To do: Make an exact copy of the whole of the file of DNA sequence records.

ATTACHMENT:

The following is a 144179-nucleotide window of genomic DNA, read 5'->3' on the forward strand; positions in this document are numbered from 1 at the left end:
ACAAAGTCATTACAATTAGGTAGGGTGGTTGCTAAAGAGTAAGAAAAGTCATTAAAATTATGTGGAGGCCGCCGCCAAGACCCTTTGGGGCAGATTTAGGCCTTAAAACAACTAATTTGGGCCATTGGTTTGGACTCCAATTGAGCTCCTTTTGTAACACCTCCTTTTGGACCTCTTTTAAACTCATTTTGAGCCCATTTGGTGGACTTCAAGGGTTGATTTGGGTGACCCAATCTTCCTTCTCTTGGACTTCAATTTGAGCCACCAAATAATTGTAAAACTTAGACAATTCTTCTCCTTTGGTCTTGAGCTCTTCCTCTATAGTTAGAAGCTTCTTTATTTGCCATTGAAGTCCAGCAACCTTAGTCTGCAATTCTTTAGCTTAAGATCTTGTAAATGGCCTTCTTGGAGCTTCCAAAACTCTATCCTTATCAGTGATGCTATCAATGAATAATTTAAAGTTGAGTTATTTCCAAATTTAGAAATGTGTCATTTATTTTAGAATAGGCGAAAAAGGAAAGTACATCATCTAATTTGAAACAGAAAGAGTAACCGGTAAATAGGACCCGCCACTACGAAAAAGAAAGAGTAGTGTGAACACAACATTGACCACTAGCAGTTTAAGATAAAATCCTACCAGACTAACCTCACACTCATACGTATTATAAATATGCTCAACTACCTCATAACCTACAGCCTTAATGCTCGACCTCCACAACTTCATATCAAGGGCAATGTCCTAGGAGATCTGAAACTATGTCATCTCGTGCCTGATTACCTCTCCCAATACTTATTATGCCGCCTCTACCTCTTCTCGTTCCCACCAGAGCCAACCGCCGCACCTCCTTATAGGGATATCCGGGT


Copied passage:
The following is a 144179-nucleotide window of genomic DNA, read 5'->3' on the forward strand; positions in this document are numbered from 1 at the left end:
ACAAAGTCATTACAATTAGGTAGGGTGGTTGCTAAAGAGTAAGAAAAGTCATTAAAATTATGTGGAGGCCGCCGCCAAGACCCTTTGGGGCAGATTTAGGCCTTAAAACAACTAATTTGGGCCATTGGTTTGGACTCCAATTGAGCTCCTTTTGTAACACCTCCTTTTGGACCTCTTTTAAACTCATTTTGAGCCCATTTGGTGGACTTCAAGGGTTGATTTGGGTGACCCAATCTTCCTTCTCTTGGACTTCAATTTGAGCCACCAAATAATTGTAAAACTTAGACAATTCTTCTCCTTTGGTCTTGAGCTCTTCCTCTATAGTTAGAAGCTTCTTTATTTGCCATTGAAGTCCAGCAACCTTAGTCTGCAATTCTTTAGCTTAAGATCTTGTAAATGGCCTTCTTGGAGCTTCCAAAACTCTATCCTTATCAGTGATGCTATCAATGAATAATTTAAAGTTGAGTTATTTCCAAATTTAGAAATGTGTCATTTATTTTAGAATAGGCGAAAAAGGAAAGTACATCATCTAATTTGAAACAGAAAGAGTAACCGGTAAATAGGACCCGCCACTACGAAAAAGAAAGAGTAGTGTGAACACAACATTGACCACTAGCAGTTTAAGATAAAATCCTACCAGACTAACCTCACACTCATACGTATTATAAATATGCTCAACTACCTCATAACCTACAGCCTTAATGCTCGACCTCCACAACTTCATATCAAGGGCAATGTCCTAGGAGATCTGAAACTATGTCATCTCGTGCCTGATTACCTCTCCCAATACTTATTATGCCGCCTCTACCTCTTCTCGTTCCCACCAGAGCCAACCGCCGCACCTCCTTATAGGGATATCCGGGT